Fraud ‘can happen to anyone’

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Many people dream of owning a boat. For some, it’s a canoe. For others, it may be a yacht. For many, it’s something in between.

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Earlier this summer, a Norfolk resident tried to buy a boat that was listed for sale online.

In the end, the person was short $500, did not receive the boat, and contacted Norfolk OPP to report the alleged fraud.

The incident prompted Norfolk OPP Const. Ed Sanchuk to send a reminder on how to protect yourself against fraud.

To help educate the public about fraud prevention, the OPP’s Fraud Unit and Community Safety Services have gone a step further by creating an in-person anti-fraud program.

“This is just a great opportunity to educate the community and prevent fraud victims from happening across the province,” Sanchuk said.

Under this program, an OPP officer teams up with an auxiliary officer to deliver the “fraud prevention” program. To date, 70 OPP Auxiliary Officers have been trained to deliver the sessions across the province.

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Sanchuk and Norfolk OPP Auxiliary Sgt. Brad Wiersma teamed up for a recent presentation at the Simcoe Seniors Centre.

“People are tired of receiving scam phone calls and being scammed by scammers,” Sanchuk said.

There has been an increase in fraud across the county, with some people not reporting the incidents due to feelings of embarrassment, he said.

“We want to make sure people understand that if they’ve been the victim of fraud or attempted fraud, they can contact their local law enforcement authority as well as the Canadian Anti-Fraud Center,” Sanchuk said.

This is a message taken up by Wiersma.

“There’s not a single person in any of these presentations that we’ve done that hasn’t had personal experience with some sort of scam or phone call,” he said in a video. line.

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“What we’re trying to do is build a conversation and let people know, first of all, that if you’ve been a victim, to try to remove the stigma, it can happen to anyone. .”

Wiersma said another goal of the program is to give people the basics to identify red flags of a possible scam.

Presentations cover a variety of topics, such as types of fraud, theft, securing vehicles to prevent break-ins, and other security and protection issues.

Sanchuk said some of the most common cases of fraud in the county are romance scams where a victim can be contacted by a stranger on social media who will favor their love over time and eventually ask for more money as they win. the victim’s trust.

Wiersma said the presentations were well received.

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“Several people were asking how to get another program and how to get their family or friends to listen to the exact same content,” he said.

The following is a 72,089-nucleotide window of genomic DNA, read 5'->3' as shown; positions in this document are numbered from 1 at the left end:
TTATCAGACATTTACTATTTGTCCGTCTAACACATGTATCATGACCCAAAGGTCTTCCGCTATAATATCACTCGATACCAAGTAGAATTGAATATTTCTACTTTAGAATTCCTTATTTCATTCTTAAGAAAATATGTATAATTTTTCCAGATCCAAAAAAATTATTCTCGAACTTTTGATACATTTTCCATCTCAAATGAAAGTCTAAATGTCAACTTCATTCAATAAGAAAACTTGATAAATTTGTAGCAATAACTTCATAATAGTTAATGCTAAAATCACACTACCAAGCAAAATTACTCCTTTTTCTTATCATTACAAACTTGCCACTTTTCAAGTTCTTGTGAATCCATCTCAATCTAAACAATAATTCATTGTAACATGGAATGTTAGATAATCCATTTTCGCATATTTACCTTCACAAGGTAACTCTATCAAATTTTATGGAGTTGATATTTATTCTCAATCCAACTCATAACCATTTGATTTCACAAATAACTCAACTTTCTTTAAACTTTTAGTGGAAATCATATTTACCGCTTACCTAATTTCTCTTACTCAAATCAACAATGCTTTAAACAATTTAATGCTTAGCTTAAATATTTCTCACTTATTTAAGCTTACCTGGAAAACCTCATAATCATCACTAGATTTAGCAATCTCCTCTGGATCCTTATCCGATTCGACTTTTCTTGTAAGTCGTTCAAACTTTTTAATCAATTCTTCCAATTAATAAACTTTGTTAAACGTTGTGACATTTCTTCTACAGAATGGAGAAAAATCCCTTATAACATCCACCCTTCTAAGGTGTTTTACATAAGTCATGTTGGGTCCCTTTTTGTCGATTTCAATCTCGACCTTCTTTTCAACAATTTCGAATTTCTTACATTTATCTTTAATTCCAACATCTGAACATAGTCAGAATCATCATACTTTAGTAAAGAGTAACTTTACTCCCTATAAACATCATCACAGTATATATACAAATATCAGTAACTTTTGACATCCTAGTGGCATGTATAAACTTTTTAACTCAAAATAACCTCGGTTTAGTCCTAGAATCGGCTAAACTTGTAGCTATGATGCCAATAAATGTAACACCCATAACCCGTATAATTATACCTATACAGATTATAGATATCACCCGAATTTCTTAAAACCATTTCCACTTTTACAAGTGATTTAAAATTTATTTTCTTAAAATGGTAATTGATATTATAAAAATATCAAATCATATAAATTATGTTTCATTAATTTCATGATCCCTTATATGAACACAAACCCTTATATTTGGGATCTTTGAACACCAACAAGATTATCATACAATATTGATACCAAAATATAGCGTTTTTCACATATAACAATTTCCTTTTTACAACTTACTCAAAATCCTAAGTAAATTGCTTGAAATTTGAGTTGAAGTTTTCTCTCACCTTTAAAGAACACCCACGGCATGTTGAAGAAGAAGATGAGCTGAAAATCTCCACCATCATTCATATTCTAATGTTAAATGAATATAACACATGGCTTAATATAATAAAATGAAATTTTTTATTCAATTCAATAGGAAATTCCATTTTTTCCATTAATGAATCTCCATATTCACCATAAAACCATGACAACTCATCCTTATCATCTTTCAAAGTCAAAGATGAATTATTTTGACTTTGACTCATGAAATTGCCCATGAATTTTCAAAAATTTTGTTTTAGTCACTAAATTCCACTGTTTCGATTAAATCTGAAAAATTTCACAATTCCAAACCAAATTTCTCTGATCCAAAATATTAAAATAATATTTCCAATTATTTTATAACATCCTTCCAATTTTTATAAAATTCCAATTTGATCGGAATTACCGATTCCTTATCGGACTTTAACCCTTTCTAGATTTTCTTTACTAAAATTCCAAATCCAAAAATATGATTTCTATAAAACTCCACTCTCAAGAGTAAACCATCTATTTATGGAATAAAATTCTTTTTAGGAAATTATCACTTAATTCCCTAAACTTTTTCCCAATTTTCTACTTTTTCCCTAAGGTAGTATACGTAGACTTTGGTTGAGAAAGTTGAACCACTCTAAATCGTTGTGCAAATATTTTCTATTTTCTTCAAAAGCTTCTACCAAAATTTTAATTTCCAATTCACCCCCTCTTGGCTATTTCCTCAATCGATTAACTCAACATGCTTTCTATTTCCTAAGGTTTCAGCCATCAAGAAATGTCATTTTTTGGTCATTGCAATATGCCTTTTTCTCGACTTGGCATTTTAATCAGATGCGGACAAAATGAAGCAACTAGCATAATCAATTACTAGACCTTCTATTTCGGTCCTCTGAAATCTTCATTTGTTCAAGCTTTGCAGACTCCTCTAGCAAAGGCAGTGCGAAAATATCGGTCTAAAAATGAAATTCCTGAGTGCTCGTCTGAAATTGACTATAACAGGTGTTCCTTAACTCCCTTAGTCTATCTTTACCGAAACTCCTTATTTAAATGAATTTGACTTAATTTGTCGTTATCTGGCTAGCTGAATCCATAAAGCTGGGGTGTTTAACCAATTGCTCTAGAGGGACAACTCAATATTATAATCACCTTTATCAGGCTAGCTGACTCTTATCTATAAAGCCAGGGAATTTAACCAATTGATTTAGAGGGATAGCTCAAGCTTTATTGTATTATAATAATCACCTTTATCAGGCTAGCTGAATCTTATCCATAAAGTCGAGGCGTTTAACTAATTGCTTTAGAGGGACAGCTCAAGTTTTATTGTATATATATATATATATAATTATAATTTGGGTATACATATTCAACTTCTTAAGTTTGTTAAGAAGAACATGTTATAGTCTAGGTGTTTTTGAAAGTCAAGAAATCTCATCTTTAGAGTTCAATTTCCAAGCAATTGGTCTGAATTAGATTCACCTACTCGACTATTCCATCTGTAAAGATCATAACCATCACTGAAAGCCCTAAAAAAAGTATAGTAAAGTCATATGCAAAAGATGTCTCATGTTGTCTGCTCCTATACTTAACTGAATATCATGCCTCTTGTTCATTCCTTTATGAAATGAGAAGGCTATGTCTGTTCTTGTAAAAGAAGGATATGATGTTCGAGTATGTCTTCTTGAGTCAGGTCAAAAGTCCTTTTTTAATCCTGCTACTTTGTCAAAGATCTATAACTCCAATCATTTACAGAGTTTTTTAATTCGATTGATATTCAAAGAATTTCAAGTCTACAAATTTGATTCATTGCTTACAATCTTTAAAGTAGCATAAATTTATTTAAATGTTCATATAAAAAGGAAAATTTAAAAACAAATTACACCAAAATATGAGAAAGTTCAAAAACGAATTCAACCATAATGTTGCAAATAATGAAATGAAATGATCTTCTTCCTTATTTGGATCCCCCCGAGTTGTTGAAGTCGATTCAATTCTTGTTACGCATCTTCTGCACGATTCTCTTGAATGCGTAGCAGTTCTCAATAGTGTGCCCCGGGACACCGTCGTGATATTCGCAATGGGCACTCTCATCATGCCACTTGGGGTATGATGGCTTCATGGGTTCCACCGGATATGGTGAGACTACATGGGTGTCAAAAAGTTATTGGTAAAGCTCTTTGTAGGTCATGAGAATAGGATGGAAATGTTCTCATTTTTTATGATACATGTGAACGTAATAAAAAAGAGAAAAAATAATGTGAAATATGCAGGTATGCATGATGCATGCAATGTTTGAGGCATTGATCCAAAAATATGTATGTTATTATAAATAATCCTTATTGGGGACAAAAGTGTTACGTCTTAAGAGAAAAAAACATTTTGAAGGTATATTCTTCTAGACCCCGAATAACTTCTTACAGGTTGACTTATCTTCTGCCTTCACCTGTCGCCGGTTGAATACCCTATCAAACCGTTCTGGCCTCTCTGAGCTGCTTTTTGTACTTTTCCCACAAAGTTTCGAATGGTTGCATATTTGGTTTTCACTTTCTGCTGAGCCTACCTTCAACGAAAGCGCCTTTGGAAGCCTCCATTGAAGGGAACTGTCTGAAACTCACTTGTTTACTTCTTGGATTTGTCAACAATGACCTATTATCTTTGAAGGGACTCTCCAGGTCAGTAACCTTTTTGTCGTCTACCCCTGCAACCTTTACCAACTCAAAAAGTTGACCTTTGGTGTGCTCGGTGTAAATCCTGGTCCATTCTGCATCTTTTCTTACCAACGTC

To book a large group presentation in Norfolk, call the OPP Detachment at 519-426-3434 or 1-888-310-1122.

More information on fraud prevention is available at Canadian Anti-Fraud Center at 1-888-495-8501 or

Tips to avoid falling victim to a romance/dating scam

  • Check website addresses carefully. Scammers often create fake websites with addresses very similar to legitimate dating websites. Be sure to only use legitimate and reputable dating sites.
  • Never send money or give your credit card or online account details to anyone you don’t know or trust. A request to send money to a foreign country using wire transfers or a money transfer service to someone you have never met personally should be a red flag.
  • Do not give out any personal information in an email or when chatting online. Like any scam, use your computer to your advantage. Find out. Check the person’s name, company name, addresses used and ask yourself: “Would it be normal?”
  • Ask yourself: “Would someone I’ve never met truly declare their love for me after just a few letters, emails, or phone calls?”

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SOURCE: Norfolk Ontario Provincial Police


Know who you’re dealing with – independently confirm your seller’s name, street, address and phone number.

Resist the pressure to “act now”. If an offer sounds too good to be true, it usually is.

If the buyer wants to use a service you haven’t heard of, be sure to check it out to make sure it’s reliable – check their website, call their customer service, and read their terms of service and policy. privacy policy. If you don’t feel comfortable using the service, don’t use it.

Never transfer money or use a bank-to-bank transfer in a transaction.

Always try to deal locally when buying or selling anything.

Do not sell or buy any items from anyone who cannot or does not want to meet you face to face in a public place.

Never buy anything you haven’t seen in person and have not had it inspected by a professional.


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